, , , ,


This is the first book in a 10-part series, by English Heritage, known since 1st April 2015 as Historic England. The series is being updated, due for release in November, and this is perhaps a timely moment to review where the series started.

The book rather modestly describes itself as being about, ‘managing the maintenance and repair of historic buildings and places…’(pvii). It is, but in placing this advice in the context of the philosophy of building conservation offers greater depth.

This context is provided by an insightful overview and timeline of conservation philosophy from 1596 through to the present day. It effectively describes the evolution of approach to conservation against the social backdrop that forms the framework of eras, manifest in legislation. It explains the adoption in more recent years of the ‘values-based’ approach and thereby grounds the content of the book. The chapter concludes with the acknowledgement of the emergence of the current ethical imperative – environmental sustainability – and how this often throws up a conflict of interest with the cultural values of the historic environment.

Interpretation of current legislation – specifically the NPPF and the Planning (Listed Buildings and Conservation Areas) Act 1990 governing work the listed buildings – kicks off the second chapter. This is useful reference to remind oneself of first principles. Later consideration of ‘fitness for purpose & safety’ is raised and addresses the common stumbling blocks encountered between present expectations in building regulations with that practicably achievable in a heritage building. Helpfully it signposts the key issues to anticipate such as fire safety, ventilation, the passage of sound, access, and thermal performance.

As the sections progress it becomes more ‘handbook’ in content with guidance in the merits of different types of surveys, and ecological demands on a building. The importance of the longterm maintenance of heritage assets is underlined in the chapter ‘Managing Maintenance & Repair’. This, and the following Appendices, are both of high value to owners and managers of heritage assets. In line with the style of the book these chapters are written in a direct non-jargon manner and culminates in a useful ‘further reading’ list. The book concludes with a handy Glossary, which will help everyone on a project team discuss schemes with the same understanding, and Bibliography.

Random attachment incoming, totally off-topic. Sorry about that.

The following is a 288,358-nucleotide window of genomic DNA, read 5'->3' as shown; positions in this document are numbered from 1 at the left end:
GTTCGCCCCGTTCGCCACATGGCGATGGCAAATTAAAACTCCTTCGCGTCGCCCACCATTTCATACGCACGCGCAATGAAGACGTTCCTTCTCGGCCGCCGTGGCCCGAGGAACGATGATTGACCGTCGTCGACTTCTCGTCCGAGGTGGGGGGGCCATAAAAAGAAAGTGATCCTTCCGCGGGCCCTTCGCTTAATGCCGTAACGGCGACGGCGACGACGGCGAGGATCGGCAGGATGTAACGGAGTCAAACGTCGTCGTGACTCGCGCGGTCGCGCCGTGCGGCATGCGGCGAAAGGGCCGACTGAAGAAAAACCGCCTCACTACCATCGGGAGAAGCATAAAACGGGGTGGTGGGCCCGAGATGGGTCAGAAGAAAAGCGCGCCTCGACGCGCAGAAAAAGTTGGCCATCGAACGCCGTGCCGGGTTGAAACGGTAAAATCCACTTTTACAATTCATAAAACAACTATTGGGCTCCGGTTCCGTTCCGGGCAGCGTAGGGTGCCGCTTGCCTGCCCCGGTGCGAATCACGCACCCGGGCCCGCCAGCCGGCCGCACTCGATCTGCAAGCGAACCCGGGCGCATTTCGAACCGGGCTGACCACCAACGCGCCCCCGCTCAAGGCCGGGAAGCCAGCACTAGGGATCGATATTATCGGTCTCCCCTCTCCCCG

The publication is beautifully illustrated and the pages are well arranged for the engaging delivery of textual and visual information. Key to the practical approach is the references to further reading: these include those within the manual, colour-coded references to other books in the Practical Building Conservation series, and other publications. The value of advice to the user rests with the well referenced context of the ‘values-based’ philosophy.

A volume daring to cover enough ‘conservation basics’ to be useful could be in danger of getting carried away with itself: it is, however, skilfully edited. The direct communication style lifts the book into that elusive zone in the industry as an effective publication for a range of readers and should encourage parity of understanding. It deserves to be a stalwart in the library of ‘go-to’ building conservation references.


Practical Building Conservation: Conservation Basics, 2013, Edited by Iain McCaig, Series Editors: Bill Martin and Chris Wood, Ashgate Publishing Limited.

Individual books in the series, and the complete ten volumes can be pre-ordered from publishers Ashgate – click here.